Watching and participating in Indigenous cultural burns not only teaches a way of forest management, but the process can also help in people’s healing from the trauma of fire, say, the loss of a home or worse, Ph.D. candidate Deniss Martinez said on this month’s edition of Face to Face With Chancellor May.
“People are aware of that [trauma] and are able to kind of heal their relationship with fire and feel empowered and held through handling fire in a different way,” Martinez said.
Martinez — who studies Indigenous forest and fire stewardship — said she grew up in an area where fires were common, and was afraid of fire as a result. But she later dug into her own identity as a person of Mexican and Tutunaku tribal heritage, and was inspired by tales of resiliency to look at her situation in a different way. She also spent time, as an undergraduate at UC Davis, seeing forest management — including cultural burns — up close with members of the Karuk Tribe.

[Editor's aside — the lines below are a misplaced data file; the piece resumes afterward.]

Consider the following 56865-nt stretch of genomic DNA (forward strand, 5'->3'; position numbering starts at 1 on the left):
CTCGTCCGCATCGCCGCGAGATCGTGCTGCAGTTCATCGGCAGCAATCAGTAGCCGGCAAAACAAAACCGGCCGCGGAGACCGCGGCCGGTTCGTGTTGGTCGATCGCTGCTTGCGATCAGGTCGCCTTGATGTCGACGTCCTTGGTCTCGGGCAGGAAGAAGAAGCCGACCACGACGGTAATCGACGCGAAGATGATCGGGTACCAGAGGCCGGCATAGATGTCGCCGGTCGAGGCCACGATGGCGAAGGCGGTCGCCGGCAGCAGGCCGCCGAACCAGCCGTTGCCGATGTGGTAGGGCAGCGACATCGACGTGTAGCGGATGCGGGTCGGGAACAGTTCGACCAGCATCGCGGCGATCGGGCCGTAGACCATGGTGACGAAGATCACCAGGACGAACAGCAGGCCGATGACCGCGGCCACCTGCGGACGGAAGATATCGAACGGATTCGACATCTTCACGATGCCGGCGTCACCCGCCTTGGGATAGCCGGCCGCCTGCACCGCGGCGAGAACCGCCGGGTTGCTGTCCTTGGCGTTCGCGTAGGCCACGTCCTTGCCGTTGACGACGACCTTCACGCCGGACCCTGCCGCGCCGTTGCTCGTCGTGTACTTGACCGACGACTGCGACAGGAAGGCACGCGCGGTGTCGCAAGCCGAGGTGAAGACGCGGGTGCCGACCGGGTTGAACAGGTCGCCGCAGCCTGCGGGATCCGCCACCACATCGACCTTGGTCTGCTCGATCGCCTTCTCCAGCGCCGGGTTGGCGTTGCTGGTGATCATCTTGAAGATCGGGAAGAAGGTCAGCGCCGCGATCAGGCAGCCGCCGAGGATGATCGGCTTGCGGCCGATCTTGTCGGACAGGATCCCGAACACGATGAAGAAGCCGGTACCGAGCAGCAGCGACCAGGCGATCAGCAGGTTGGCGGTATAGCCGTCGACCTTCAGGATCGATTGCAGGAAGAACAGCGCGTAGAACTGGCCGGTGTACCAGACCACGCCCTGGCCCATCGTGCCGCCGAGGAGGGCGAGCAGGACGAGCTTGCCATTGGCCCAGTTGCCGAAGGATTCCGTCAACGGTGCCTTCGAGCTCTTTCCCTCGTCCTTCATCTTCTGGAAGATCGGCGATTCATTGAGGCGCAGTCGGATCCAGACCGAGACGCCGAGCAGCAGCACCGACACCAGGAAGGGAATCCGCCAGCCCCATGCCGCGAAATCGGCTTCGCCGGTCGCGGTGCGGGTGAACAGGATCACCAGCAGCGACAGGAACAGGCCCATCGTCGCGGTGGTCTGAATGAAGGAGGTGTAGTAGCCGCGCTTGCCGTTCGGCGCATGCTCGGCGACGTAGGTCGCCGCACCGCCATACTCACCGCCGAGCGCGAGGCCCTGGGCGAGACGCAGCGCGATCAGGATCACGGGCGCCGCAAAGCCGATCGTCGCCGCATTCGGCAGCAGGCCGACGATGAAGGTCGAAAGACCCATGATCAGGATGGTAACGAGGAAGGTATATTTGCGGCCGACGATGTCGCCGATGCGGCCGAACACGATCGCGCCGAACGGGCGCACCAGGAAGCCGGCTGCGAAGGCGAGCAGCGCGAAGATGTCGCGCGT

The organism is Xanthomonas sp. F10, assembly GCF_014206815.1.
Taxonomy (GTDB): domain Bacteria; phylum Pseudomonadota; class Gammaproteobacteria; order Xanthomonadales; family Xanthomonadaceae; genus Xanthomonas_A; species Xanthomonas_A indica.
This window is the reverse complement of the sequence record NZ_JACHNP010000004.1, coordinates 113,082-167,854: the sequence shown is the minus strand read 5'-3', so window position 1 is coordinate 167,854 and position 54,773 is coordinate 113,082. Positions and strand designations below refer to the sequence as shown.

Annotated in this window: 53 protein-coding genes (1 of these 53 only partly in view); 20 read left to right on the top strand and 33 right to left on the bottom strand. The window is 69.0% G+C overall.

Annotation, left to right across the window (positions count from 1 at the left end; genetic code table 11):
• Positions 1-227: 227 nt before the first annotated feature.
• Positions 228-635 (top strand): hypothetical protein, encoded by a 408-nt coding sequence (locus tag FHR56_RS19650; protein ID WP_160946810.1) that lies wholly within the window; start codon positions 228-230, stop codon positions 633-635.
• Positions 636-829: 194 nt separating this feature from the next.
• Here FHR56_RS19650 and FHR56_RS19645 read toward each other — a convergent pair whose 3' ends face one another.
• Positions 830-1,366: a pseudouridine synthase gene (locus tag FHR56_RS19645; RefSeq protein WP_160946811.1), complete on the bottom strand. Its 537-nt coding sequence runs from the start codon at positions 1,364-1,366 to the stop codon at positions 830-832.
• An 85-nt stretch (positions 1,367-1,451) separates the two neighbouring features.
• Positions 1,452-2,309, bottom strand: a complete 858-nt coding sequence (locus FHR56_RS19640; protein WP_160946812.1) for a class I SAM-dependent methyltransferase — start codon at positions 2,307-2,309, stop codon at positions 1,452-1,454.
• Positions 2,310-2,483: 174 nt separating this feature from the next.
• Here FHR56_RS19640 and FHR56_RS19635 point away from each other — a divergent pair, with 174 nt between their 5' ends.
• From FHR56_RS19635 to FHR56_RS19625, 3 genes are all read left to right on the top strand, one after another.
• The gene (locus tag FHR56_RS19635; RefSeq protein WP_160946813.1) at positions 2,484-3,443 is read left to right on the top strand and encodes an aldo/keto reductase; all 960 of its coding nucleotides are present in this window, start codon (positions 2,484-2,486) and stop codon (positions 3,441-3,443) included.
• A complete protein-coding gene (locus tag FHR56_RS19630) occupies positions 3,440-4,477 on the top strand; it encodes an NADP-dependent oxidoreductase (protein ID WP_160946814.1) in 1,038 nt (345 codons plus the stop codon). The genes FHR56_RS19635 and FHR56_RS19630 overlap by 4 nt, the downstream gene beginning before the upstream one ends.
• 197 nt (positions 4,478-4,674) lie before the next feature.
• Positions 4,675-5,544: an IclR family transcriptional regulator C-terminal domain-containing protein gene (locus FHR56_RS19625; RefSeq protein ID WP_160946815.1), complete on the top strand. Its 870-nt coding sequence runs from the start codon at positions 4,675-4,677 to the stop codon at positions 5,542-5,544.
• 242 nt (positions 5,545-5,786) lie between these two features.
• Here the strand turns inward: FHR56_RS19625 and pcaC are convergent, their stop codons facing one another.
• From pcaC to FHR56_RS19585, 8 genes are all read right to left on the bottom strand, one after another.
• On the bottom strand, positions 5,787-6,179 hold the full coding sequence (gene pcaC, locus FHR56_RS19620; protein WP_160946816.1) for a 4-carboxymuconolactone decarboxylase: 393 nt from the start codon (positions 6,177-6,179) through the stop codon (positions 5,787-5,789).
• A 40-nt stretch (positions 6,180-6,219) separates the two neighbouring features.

She now helps to expose students to cultural burns through “Keepers of the Flame,” a Native American studies course that was first taught in 2019.
Watch her full interview with Chancellor May in the video above — or listen to an audio-only version in your podcast player of choice — to hear more about how that course works and what she hopes students take away from it.
She and May also discussed the way her work led to a recent President's Award for Outstanding Student Leadership from the UC Office of the President, and the faculty member whom Martinez thinks should be a guest on Face to Face. The chancellor offered career advice for Martinez as she nears the completion of her third UC Davis degree.
Cody Kitaura is a News and Media Relations Specialist in the Office of Strategic Communications, and can be reached by email or at 530-752-1932.